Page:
When the ancient Polynesians invented surfing, they often used a paddle to help them navigate. Fast-forward a few millennia, and Stand-Up Paddleboarding, or SUP, finds itself trendy again. Part of its increasing popularity is that standing upright allows surfers to spot waves more easily and thus catch more of them, multiplying the fun factor. Paddling back to the wave becomes less of a strain as well. The ability to cruise along on flat inland water, surveying the sights, is another advantage. Finally, its a good core workout. If youre sold on the idea, schedule an intro SUP lesson, free with board and paddle rental, and you may find yourself riding the waves like a Polynesian king.More
In the past 30 years, light artists have reimagined an art form that has always had the ability to turn the night sky, or a simple window, into luminescence. Last fall, the Yerba Buena Center for the Arts turned its southern glass wall into a parade of sound-sensing lights, Lightswarm, that changes with the movements of nearby people and things. Future Cities Lab, the San Francisco design company behind Lightswarm, has originated another notable light sculpture. Located by the YBCA's steps at 701 Mission, Murmur Wall will light up in arresting ways as it incorporates local trending search engine results and social media postings. Onlookers can offer their own contributions, which will feed into the Murmur Wall's data stream and light up the sculpture. What's trending in San Francisco? If you're walking by the YBCA, you can see firsthand — at least through light patterns that reflect the city's volatile internet habits.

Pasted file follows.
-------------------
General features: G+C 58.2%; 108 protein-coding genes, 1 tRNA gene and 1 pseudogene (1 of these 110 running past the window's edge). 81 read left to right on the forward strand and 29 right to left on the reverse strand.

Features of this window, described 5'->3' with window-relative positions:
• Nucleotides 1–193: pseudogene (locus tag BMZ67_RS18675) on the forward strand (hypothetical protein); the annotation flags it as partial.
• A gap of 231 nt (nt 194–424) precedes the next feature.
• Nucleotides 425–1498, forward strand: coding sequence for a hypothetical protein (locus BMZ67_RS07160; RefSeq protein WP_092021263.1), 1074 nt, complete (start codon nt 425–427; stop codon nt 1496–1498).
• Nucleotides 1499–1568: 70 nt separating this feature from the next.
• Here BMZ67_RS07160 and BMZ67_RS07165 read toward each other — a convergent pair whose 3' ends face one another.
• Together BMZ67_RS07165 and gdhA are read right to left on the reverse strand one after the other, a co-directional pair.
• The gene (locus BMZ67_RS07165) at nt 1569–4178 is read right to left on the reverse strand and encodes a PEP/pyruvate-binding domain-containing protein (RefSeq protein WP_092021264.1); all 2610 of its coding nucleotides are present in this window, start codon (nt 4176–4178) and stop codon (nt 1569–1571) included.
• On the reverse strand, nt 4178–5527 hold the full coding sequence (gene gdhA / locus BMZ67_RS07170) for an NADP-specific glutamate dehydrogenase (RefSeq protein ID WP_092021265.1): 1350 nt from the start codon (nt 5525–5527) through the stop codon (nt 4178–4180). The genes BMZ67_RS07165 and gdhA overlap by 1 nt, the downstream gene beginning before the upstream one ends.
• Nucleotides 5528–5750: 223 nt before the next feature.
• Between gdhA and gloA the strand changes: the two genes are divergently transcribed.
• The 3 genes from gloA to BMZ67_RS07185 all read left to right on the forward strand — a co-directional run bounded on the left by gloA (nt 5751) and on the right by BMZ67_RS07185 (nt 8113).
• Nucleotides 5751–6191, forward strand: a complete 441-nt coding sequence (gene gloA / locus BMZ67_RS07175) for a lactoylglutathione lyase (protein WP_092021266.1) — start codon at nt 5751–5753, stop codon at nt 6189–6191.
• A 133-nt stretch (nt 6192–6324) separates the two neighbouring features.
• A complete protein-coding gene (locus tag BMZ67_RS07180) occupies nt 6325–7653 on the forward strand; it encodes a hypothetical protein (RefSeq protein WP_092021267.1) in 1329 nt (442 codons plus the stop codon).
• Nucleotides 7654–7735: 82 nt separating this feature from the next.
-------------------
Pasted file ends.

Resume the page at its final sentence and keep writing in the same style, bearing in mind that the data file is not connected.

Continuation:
Murmur Wall debuts Thursday at 6 p.m. and continues through May 31, 2017, at Yerba Buena Center for the Arts, 701 Mission St., S.F. Free; 415-978-2700 or ybca.org. More
For someone who lives in the downtown corridor — all right, the Tenderloin — the idea of going to Ocean Beach for pizza is rife with potential pratfalls: high Uber fares, lengthy Muni trips, ever-present fog, jet lag.
Initially, we figured the comedy book The Will to Whatevs: A Guide to Modern Life wouldnt pass the laugh-out-loud test, because few books do, and this wasnt by The Onion staff or Simon Rich (look him up). And theres the problem with the title, which sucks, and the theme, which also sucks, being too easy and predictable, an invitation to be boring. But after the second preface and third introduction of Eugene Mirmans book, we were sitting up straighter, and by the quote opening chapter one, in which he quoted himself, wed gone audible: My book is very funny, but disorganized. I think in the end people will compare me quite negatively to a retarded Mark Twain. The Will to Whatevs is primarily a Mirman brain dump: raw, scattered, prone to digression and absurdity. Here are a few lines, totally without context, which is okay the book scoffs at context: You have not tasted deliciousness until you try a lobster that has watched The War. Trust me a mule on acid is twice as effective. Just text FARMERS IN DANGER to Rage Against the Machines Tom Morello. Hell do the rest. Even though dieticians dont recommend eating right before bed, most Fucketicians do. (I am both sorry and not sorry that I wrote Fucketician.)
Fri., Feb. 20, 7:30 p.m., 2009
Sub Pop recording artists 'clipping.' brought their brand of noise-driven experimental hip hop to the closing night of 2016's San Francisco Electronic Music Fest this past Sunday. The packed Brava Theater hosted an initially seated crowd that ended the night jumping and dancing against the front of the stage. The trio performed a set focused on their recently released Sci-Fi Horror concept album, 'Splendor & Misery', then delved into their dancier and more aggressive back catalogue, and recent single 'Wriggle'.
Opening performances included local experimental electronic duo 'Tujurikkuja' and computer music artist 'Madalyn Merkey.'"